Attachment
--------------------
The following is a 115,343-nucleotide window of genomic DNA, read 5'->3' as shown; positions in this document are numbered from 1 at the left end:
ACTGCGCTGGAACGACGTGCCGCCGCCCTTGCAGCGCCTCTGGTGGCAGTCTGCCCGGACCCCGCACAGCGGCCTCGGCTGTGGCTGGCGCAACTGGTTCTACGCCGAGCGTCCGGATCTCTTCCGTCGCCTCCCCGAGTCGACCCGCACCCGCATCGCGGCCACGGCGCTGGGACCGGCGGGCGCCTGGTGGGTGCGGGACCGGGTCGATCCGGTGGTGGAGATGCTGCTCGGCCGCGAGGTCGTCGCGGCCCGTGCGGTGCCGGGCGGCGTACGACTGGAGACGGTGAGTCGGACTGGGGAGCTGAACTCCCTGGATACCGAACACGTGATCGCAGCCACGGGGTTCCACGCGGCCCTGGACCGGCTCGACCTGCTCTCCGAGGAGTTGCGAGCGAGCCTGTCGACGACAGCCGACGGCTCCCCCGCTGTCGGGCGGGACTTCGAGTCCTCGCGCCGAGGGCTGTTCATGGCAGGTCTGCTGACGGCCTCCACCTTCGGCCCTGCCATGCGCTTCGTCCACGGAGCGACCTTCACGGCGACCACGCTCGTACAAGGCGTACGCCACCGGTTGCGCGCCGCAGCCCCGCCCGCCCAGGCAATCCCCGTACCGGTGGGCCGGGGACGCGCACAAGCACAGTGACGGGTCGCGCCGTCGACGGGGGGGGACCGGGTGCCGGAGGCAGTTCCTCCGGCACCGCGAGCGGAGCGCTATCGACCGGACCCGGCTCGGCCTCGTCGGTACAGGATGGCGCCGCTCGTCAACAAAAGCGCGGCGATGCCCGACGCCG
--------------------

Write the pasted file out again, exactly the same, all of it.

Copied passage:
The following is a 115,343-nucleotide window of genomic DNA, read 5'->3' as shown; positions in this document are numbered from 1 at the left end:
ACTGCGCTGGAACGACGTGCCGCCGCCCTTGCAGCGCCTCTGGTGGCAGTCTGCCCGGACCCCGCACAGCGGCCTCGGCTGTGGCTGGCGCAACTGGTTCTACGCCGAGCGTCCGGATCTCTTCCGTCGCCTCCCCGAGTCGACCCGCACCCGCATCGCGGCCACGGCGCTGGGACCGGCGGGCGCCTGGTGGGTGCGGGACCGGGTCGATCCGGTGGTGGAGATGCTGCTCGGCCGCGAGGTCGTCGCGGCCCGTGCGGTGCCGGGCGGCGTACGACTGGAGACGGTGAGTCGGACTGGGGAGCTGAACTCCCTGGATACCGAACACGTGATCGCAGCCACGGGGTTCCACGCGGCCCTGGACCGGCTCGACCTGCTCTCCGAGGAGTTGCGAGCGAGCCTGTCGACGACAGCCGACGGCTCCCCCGCTGTCGGGCGGGACTTCGAGTCCTCGCGCCGAGGGCTGTTCATGGCAGGTCTGCTGACGGCCTCCACCTTCGGCCCTGCCATGCGCTTCGTCCACGGAGCGACCTTCACGGCGACCACGCTCGTACAAGGCGTACGCCACCGGTTGCGCGCCGCAGCCCCGCCCGCCCAGGCAATCCCCGTACCGGTGGGCCGGGGACGCGCACAAGCACAGTGACGGGTCGCGCCGTCGACGGGGGGGGACCGGGTGCCGGAGGCAGTTCCTCCGGCACCGCGAGCGGAGCGCTATCGACCGGACCCGGCTCGGCCTCGTCGGTACAGGATGGCGCCGCTCGTCAACAAAAGCGCGGCGATGCCCGACGCCG